Suppose it is summertime.  Temperatures can change within a minute when the cloud comes over and obscures the sun.  But temperature readings are NOT snapped every minute.  A digital system could do that today, but doesn’t, and we didn't have manpower to do it in a pre-computer era.  How then do we know what average temperatures prevail, not only for one place but for only a few feet away? It is impractical to set up data-gathering stations every few meters.  There is also altitude variation where a mound a few feet higher can have its own microclimate. The top of a garden might be warmer than the bottom.  Gardeners know this and plant accordingly.  I have an expensive state-of-the-art thermometer, the most accurate available, called an EcoScan.  You can stand it in one spot and watch it change temperature every few seconds.  In short, no one knows what daily averaged temperature a location has, because our instruments do not measure it. A thermometer only measures the temperature of itself We have no way of knowing if we are warming or cooling, as a town, a country or a globe, over a year, a century or “since records began”.  We only know what we have made instruments to do, not what nature is actually doing.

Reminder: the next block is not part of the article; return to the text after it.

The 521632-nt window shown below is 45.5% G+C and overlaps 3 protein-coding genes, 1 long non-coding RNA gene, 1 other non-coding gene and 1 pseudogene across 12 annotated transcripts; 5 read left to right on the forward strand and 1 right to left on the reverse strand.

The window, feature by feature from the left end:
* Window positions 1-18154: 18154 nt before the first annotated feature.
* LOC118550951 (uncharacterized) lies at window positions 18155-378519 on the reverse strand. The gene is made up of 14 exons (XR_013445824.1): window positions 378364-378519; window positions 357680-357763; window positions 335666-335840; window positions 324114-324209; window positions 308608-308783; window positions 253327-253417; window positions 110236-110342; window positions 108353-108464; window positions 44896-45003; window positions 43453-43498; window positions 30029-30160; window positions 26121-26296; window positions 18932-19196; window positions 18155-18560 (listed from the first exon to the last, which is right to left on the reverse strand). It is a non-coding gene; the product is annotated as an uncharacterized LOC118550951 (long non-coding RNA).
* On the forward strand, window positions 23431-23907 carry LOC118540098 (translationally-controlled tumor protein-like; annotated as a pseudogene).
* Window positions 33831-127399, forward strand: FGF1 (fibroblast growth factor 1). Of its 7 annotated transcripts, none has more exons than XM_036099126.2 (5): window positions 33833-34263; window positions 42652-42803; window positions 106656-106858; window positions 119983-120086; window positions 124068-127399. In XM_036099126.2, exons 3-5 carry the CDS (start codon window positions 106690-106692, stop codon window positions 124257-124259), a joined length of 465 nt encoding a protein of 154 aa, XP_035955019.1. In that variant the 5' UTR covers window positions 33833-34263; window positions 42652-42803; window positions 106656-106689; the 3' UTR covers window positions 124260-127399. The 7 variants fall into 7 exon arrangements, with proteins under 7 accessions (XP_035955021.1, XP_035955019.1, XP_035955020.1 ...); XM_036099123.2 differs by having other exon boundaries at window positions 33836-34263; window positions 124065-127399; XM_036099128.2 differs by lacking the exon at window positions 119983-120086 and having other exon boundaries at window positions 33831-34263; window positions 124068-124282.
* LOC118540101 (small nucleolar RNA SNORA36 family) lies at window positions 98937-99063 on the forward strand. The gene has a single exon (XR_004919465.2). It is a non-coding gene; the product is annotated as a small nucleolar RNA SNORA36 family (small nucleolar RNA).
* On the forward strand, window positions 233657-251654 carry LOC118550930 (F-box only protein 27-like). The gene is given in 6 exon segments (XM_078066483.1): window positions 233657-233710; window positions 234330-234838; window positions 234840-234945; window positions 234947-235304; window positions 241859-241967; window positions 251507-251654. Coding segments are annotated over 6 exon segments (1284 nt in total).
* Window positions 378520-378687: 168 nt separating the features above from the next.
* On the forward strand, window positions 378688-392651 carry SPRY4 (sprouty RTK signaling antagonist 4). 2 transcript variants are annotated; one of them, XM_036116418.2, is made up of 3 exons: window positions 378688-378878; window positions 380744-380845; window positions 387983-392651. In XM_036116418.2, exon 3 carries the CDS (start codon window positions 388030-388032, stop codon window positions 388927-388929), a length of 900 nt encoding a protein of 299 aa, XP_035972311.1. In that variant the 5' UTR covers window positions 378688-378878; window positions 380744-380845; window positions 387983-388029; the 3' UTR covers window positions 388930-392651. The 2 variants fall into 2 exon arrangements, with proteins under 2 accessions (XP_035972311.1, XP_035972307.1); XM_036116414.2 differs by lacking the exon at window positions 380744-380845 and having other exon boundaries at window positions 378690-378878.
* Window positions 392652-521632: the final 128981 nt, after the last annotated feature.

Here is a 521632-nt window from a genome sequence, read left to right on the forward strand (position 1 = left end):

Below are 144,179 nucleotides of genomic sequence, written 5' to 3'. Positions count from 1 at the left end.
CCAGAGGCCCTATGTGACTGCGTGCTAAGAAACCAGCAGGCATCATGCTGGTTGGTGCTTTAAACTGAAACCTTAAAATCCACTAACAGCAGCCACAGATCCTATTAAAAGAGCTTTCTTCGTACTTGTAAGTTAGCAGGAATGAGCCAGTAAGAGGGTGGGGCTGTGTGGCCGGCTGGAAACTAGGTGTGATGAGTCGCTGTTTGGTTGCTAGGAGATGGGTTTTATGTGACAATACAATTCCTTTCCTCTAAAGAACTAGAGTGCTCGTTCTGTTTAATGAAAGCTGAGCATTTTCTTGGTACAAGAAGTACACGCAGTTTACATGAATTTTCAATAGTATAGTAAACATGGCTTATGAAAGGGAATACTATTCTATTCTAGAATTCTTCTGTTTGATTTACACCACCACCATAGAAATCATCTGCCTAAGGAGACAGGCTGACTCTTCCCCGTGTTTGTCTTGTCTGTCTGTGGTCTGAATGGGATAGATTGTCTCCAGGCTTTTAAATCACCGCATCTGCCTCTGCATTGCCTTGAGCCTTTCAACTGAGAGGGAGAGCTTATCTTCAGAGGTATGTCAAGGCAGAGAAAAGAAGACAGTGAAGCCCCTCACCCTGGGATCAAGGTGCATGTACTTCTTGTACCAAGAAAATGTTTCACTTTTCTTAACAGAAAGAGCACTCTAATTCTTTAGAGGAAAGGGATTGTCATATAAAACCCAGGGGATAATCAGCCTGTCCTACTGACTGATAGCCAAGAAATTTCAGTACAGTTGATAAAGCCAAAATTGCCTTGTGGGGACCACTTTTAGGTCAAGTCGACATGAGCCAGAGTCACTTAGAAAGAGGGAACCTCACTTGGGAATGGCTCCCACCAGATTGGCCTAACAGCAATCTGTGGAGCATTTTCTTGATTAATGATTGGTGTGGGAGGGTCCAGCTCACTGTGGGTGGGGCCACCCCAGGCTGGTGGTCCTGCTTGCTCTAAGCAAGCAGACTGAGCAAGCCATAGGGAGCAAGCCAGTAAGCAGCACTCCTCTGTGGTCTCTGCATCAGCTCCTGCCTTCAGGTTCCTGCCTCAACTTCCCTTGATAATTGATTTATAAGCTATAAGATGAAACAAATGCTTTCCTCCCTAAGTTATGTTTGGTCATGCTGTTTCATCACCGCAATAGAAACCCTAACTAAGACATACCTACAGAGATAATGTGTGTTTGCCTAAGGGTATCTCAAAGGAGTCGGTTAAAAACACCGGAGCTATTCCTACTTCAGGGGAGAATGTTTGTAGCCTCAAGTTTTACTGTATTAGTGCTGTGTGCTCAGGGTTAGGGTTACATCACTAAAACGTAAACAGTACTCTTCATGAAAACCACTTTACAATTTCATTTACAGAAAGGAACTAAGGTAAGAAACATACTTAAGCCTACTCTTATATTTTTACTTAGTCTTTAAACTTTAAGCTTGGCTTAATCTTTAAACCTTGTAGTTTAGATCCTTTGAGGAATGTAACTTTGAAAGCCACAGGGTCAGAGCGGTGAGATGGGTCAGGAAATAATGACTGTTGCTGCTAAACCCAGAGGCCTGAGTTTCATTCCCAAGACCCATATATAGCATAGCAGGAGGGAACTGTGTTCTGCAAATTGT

NIWA’s website is in agreement with the IPCC, in that the globe has warmed 0.6 of a degree over the past century and by just one degree in total over the past 8,000 years.  If true then there is little to worry about because every single day goes through a temperature variation maximum to minimum of at least ten degrees and over thousands of millennia Man has found ways to cope with this phenomenon.  The Earth seems to know what it is doing and has remarkably all by itself orchestrated ice ages and interglacials without our help.  Thermometers were only invented about 300 years ago initially as a plaything of the rich.  About 200 years ago they began to be employed in weather.  Until the digital age the old thermometers were made of glass and could not read tenths, so a global 0.6C rise over a century is just a guess.   Scientists think that if you put a decimal point in something it will not be disputed.  Satellites have been recording temperatures since 1979, too recent for a global perspective spanning centuries.   Few temperature readings are gathered from icecaps, deserts, craggy mountain tops, swamps and uninhabited islands, let alone the sea, which alone covers 76% of the earth's surface.  So we are left with ground-based stations.  These are around cities, mainly at airports or on top of schools or post offices.  They are in high density suburbs and main streets for convenient access and maintenance.  The equipment is housed in white boxes with wooden vanes all around.  Cities have become steadily warmer over the past century, with the increase and expansion of reflective glass, asphalt and vehicle fumes.  The difference between town and country temperature can be anything up to 5C.  If you have a vehicle-dash thermometer, watch it drop as you leave the city.  Cities are not representative of the globe.